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    • Day232

      My Two Chiang Mai Neighborhoods

      January 19, 2020 in Thailand ⋅ ☀️ 29 °C

      On December 27 I moved from my seventh-story two-room apartment in Jade Tower in the Chang Klan District to a fourth-story large one-room apartment in the Night Bazaar Condotel—still in Chang Klan, but one and a half kilometers to the north. I moved because Jade Tower’s absent Chinese owner (a man? a woman?) decided to raise the rent by $300 a month to squeeze the high season’s potential earnings. I had other things to do with that $300.

      Jade Tower was probably the first moderately tall building to ruin the pleasant suburb-in-the-fields atmosphere of Chang Klan. As explained to me by my friend “Aw” (Thais do have interesting nicknames) the clutch of generous three-story upper middle class houses to which she moved as a child were considered out in the country. But not for long. A half a century later, all hell broke loose, enormous twelve-to-twenty story hotels were built in the district, tourists poured in, as did fat street-food-fed brown rats, and there went the neighborhood.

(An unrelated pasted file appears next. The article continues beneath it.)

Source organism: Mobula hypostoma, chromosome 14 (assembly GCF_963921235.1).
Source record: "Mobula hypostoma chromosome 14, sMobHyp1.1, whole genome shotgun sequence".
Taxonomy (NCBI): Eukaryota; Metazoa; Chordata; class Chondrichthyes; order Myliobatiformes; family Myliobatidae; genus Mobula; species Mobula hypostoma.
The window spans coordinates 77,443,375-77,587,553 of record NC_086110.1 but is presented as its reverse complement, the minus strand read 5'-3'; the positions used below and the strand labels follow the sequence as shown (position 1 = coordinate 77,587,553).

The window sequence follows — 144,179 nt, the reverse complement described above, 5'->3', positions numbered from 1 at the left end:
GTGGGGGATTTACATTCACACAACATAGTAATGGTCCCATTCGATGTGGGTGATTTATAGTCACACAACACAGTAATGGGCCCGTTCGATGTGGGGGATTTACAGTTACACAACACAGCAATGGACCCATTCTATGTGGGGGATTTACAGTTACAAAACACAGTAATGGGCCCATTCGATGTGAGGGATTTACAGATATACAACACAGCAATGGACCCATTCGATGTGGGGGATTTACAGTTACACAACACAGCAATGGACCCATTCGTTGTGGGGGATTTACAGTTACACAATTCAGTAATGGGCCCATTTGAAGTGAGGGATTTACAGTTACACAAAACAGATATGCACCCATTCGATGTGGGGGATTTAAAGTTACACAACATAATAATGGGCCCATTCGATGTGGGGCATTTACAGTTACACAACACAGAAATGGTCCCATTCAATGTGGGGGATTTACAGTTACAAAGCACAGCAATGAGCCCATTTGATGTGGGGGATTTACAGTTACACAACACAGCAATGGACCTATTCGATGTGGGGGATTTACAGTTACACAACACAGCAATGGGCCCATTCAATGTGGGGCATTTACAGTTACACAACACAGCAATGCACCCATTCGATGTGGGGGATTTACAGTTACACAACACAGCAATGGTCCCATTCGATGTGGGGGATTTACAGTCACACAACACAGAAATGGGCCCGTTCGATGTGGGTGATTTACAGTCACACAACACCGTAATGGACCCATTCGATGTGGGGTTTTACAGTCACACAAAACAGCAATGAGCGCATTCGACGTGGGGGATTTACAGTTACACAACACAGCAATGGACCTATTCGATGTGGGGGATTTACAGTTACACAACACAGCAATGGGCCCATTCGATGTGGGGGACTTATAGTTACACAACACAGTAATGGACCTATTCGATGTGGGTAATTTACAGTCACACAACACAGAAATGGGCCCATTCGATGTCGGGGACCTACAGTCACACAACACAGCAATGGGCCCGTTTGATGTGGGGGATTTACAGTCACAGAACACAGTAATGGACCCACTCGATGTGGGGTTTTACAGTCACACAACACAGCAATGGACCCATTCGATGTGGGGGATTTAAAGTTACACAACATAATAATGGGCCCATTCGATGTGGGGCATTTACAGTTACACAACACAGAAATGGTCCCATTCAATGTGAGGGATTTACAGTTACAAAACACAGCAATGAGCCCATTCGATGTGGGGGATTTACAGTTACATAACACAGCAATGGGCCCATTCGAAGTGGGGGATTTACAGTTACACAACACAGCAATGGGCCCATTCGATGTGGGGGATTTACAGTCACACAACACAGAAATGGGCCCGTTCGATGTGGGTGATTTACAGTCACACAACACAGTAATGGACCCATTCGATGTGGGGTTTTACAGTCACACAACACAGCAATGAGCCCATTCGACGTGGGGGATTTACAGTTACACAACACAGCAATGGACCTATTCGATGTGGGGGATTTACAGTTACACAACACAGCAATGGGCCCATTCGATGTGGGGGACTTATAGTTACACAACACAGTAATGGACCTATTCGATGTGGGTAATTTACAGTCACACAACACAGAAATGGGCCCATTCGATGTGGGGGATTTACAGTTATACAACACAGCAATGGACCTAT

Still, any neighborhood in Chiang Mai is OK by me, because all I want to do is practice Thai with my street friends and study Thai in my apartment and in coffee shops. In Jade Tower, at 5:30 each morning, I climbed the ten flights of stairs four times—taking the elevator down to protect my knees—and then walked fast, and eventually jogged, three big loops in the traffic-free lane in back of the building. I usually studied Thai until after lunch in the apartment, and then headed out in an eleven to fifteen kilometer perambulation to my favorite coffee shops. I am a restless student, and can’t bear coupling intense concentration with the monotonous sameness of my dwelling. As I walked, I made chains of street friends along the way. “Where is the cat? How’s business? You look so pretty today! Where are the kittens? Why didn’t anyone take that dead rat away? A bag of boiled peanuts, please. That smells good!” Some of my conversation starters.